I have been increasingly aware that many of the students that RiSE interacts with (that have been diagnosed with learning differences and ADHD ) seem to have a higher likelihood of having anxiety. We know this is true statistically, but seeing it firsthand in our student’s stories has heightened my awareness.
Personally, I recently lost my father unexpectedly and the grief that I experienced made me look for ways to manage the anxiety that I was feeling. We all experience anxiety and stress but thought I would pass along ways that I have found from either hearing the students stories or through my experience. I am hoping that sharing these strategies will be helpful if you find yourself feeling overwhelmed, no matter your age:
• Focus on your strengths and joy. Take a moment to see when you are laughing and smiling and make sure that you include this in your life. Is this when you are with friends, alone reading, walking in nature, playing a sport, lifting weights, singing? Find it, feel it and do more of it.
• Becoming aware of your mind’s inner critic or CRITICS. What are your thoughts saying? Listen. Most of this continual chatter is not even true and it is self-defeating. When you become aware of it, you can quiet the negative messages and insert positive ones and affirmations that you are safe, loved, competent and so on. Do some Google searching on “self-defeating thoughts” and you will find that the situation is usually your mind’s speaking an untruth.
• Meditation and Being Mindful, sometimes this can include staying in the moment without “future tripping” or being fearful of the test, the performance, or perhaps the conversation. Being mindful makes you stay present and this helps lower the anxiety. There are some amazing Apps and podcasts that you can use on the smartphones to give a few minutes a day to remain calm. Search Itunes for meditation and listen to samples that are free and the speaker sounds calming to you. Even a few minutes a day can calm your spirit.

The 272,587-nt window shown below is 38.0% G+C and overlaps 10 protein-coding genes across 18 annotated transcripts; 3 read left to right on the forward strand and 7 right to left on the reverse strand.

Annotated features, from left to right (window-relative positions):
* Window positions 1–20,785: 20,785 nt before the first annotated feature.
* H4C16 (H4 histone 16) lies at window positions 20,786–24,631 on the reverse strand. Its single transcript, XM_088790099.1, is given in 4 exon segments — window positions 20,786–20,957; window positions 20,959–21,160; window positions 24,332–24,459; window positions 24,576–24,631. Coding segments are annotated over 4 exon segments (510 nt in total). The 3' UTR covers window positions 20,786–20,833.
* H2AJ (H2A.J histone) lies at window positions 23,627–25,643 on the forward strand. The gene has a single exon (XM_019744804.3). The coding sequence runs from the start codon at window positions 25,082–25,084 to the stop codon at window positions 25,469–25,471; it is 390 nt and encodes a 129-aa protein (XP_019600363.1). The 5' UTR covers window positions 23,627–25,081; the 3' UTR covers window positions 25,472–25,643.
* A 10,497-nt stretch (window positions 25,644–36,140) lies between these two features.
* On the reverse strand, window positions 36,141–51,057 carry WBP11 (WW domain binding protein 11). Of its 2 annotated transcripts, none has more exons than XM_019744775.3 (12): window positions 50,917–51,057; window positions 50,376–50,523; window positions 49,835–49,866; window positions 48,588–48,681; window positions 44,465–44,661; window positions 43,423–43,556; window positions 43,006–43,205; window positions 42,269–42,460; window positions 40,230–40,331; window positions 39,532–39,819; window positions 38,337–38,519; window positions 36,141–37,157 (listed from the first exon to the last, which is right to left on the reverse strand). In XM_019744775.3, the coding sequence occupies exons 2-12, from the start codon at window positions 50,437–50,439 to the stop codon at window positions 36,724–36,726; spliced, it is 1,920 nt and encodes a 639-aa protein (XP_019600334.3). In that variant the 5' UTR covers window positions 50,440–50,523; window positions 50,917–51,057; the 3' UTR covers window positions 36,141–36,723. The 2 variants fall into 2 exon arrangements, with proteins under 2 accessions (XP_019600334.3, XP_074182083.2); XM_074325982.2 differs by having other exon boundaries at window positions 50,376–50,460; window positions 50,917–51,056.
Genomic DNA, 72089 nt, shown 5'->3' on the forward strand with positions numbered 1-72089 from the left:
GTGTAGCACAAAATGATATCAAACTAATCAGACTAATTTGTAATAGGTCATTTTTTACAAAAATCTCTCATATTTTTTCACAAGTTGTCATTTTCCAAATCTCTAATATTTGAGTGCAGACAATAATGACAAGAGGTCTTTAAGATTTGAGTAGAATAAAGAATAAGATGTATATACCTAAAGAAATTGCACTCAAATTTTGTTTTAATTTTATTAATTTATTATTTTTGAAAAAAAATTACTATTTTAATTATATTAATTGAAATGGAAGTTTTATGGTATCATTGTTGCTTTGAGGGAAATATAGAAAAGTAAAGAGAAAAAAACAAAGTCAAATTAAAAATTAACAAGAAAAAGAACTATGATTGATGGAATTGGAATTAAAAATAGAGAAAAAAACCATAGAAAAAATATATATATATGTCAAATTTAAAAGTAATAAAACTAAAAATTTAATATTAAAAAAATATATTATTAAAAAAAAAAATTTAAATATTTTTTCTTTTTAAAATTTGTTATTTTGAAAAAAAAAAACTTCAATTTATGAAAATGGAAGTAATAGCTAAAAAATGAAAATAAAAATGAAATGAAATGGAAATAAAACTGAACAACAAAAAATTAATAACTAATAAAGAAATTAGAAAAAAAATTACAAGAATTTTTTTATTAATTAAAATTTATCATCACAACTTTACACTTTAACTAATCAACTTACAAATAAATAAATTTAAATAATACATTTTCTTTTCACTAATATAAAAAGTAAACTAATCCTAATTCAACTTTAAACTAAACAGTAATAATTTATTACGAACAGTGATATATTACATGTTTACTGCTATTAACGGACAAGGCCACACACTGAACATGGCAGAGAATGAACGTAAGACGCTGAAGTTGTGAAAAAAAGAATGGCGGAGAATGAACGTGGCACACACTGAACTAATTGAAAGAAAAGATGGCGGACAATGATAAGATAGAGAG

• Physical activity, there is no better way to burn some of that anxiety and nervousness. I found the morning was the best time to have a better all round day.
• David D. Burns book, When Panic Attacks is terrific. It gives you many ways to look at your anxiety and work through it. I liked the daily mood log which you can do daily requiring only a couple of minutes a day on a specific situation or interaction that heightened your anxiety. By doing this you have a better understanding of your trigger. Here is the pdf. which you can print and do without ordering the book.
The “And So On” Blog by Jena Young
Jena Young is an advocate for students who learn differently and the Co-Founder of RiSE Scholarship Foundation, Inc.
The advice in this blog is from her personally and not intended as professional advice from RiSE.